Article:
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So, what's it like to travel on a ship to the polar regions? What sort of ship should you go on? Is travelling with Peter Eastway on an Aurora Expeditions ship the thing for you? Or should you go on a 'photographers only' voyage? Recently, a couple of photographers asked this very question and this is a summary of my answer.

The Greg Mortimer ship (and the new Silvia Earle sister ship) takes around 130 passengers, assuming it is sold-out voyage. The ship can take 160 odd passengers, but there are limits for landing of 100 guests plus staff at any location in Antarctica/SG and up in the Arctic generally. So, with 130 passengers, of which 20-30 are kayakers, we can usually get most passengers ashore at the same time.

As a psuedo staff member, sometimes I'd go ashore with the lead party so I could help set up the landing and scope what I wanted to photograph. When the passengers arrived on shore, I'd take the photographers for a walk with me - we didn't have to be herded with the rest of the passengers unless we wanted to. More often than not, the photographers said see you later and walked around the site with one of the other guides and saw me later on board.

If I didn't go with the lead party, I'd arrange for photographers with me to be the last zodiac off the ship (or, if we had more than a zodiac full of photographers, we'd take two zodiacs together). As last zodiac out, we were also last zodiac back, so the same time duration. And with the light down in Antarctica, I've never felt I missed out because of this.

However, sometimes numbers were over 100 wanting to go ashore. What happened last time (the COVID voyage!) was I (and maybe one of the other photography staff) would take a zodiac first. We'd go and shoot the surroundings doing a zodiac cruise and, after an hour or so, we'd then land and walk around. By this time, some of the general passengers had returned, so the numbers limit was observed. We got some amazing photos from the zodiacs that the general passengers never saw - but of course, they may have seen things we didn't see when we landed on shore.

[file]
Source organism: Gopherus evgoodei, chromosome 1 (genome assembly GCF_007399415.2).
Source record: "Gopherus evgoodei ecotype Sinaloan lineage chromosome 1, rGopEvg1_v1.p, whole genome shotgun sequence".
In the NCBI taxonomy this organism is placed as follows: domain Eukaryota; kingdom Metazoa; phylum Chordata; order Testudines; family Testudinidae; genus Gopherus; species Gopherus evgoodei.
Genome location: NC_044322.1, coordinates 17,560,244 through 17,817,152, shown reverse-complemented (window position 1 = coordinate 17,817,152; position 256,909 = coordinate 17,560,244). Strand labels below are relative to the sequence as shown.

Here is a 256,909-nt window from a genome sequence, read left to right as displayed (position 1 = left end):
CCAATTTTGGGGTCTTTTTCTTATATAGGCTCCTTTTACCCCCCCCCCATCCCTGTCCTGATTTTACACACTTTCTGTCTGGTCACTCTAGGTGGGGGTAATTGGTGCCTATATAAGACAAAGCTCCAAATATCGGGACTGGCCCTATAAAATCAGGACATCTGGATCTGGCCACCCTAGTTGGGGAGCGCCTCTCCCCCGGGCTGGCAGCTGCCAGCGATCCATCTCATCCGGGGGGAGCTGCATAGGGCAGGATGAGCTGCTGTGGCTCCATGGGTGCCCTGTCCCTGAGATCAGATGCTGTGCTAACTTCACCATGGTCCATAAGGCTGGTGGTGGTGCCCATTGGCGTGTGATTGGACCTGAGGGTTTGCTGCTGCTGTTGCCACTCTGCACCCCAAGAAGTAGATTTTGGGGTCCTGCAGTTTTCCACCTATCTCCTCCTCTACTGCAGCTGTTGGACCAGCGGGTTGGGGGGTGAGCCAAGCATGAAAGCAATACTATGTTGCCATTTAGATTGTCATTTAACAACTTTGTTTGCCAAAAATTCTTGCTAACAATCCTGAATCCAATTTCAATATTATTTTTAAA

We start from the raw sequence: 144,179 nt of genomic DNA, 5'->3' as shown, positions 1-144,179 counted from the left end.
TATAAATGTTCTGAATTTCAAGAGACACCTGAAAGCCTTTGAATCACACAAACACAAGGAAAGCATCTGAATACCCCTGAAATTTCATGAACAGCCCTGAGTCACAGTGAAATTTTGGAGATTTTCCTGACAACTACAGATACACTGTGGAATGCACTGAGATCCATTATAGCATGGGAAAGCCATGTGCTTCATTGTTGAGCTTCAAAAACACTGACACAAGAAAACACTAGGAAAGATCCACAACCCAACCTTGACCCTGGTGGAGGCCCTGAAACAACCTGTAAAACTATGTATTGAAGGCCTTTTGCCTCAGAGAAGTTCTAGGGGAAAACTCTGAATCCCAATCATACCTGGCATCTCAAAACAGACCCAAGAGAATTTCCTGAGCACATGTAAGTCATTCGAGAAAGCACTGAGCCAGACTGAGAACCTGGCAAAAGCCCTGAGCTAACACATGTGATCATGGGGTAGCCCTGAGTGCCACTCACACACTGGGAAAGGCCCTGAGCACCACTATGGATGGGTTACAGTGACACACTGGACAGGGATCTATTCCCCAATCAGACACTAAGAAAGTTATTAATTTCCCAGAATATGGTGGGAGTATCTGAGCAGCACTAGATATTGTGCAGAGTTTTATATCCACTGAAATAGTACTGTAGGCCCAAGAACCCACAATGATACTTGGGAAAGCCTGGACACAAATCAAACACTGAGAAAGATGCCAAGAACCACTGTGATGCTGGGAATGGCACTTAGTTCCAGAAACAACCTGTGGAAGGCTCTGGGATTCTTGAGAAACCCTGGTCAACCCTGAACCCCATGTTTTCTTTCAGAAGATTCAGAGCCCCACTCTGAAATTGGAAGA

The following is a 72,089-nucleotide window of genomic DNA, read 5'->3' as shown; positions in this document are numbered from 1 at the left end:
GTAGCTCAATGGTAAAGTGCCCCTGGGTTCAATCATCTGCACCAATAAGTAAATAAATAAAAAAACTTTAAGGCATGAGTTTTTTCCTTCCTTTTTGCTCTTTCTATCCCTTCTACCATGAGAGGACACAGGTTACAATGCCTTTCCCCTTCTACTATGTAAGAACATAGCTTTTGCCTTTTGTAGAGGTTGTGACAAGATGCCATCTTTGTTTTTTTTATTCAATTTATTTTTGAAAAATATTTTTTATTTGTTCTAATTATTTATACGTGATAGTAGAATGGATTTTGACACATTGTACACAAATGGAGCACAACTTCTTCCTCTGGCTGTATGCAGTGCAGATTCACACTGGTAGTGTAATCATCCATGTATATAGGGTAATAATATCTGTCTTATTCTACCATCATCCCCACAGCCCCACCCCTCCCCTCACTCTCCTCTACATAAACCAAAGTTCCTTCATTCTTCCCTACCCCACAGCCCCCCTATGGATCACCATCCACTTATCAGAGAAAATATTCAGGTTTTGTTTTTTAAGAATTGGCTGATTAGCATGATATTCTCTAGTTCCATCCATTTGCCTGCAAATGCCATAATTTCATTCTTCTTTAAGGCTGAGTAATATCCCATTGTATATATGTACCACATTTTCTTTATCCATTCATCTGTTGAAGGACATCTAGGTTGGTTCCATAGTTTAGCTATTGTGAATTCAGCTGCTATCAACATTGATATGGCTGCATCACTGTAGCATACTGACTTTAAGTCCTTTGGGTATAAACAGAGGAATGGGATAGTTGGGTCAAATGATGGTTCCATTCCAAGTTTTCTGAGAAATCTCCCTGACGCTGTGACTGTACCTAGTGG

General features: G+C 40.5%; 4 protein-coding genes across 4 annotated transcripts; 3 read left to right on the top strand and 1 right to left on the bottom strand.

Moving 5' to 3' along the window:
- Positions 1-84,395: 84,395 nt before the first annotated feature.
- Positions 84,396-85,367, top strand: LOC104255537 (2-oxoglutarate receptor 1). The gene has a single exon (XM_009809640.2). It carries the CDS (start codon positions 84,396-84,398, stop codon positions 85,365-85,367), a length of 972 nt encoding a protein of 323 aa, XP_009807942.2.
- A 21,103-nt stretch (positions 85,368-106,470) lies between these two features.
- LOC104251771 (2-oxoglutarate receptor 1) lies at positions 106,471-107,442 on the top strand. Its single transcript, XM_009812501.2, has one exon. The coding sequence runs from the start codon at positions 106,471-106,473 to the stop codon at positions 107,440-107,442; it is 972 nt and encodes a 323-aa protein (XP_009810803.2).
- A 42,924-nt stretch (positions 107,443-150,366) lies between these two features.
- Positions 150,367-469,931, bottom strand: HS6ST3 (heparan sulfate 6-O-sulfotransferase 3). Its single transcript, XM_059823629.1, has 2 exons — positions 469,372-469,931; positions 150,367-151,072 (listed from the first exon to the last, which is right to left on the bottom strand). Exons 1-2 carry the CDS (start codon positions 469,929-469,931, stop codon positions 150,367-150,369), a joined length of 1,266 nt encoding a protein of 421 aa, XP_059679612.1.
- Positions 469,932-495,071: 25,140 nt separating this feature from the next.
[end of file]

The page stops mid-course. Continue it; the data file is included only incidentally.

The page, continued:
However, usually we'd just land with everyone else, or sometimes everyone would only zodiac cruise - it all depends on the weather and swell, not just the numbers. But there were occasions when I was strongly encouraged to take a zodiac out to control the numbers - and I confess to being really happy to do this. We got some amazing opportunities that the others didn't get, we were a zodiac full of photographers, the crew/driver took us where we wanted to go, no time problems. We still landed and so got the best of both worlds. I loved it!

However, if you want to maximise your time ashore, that's no problem. You are then one of the 100 passengers landing and usually there is some degree of flexibility on where you go. In all the trips, I've never felt restricted in what I did (mind you, being a leader helps as I could go where I wanted to, within the landing site limitations that everyone has to abide by). Of course, on occasions I had to return to the ship earlier than I wanted to, but this was to get to the next location or to avoid incoming weather!

On board, I am required to give general photography lectures etc for all the passengers. For the first couple of days, I might be a little busy showing people how to put their battery in properly, but after that I am left alone because general passengers just aren't that interested in photography.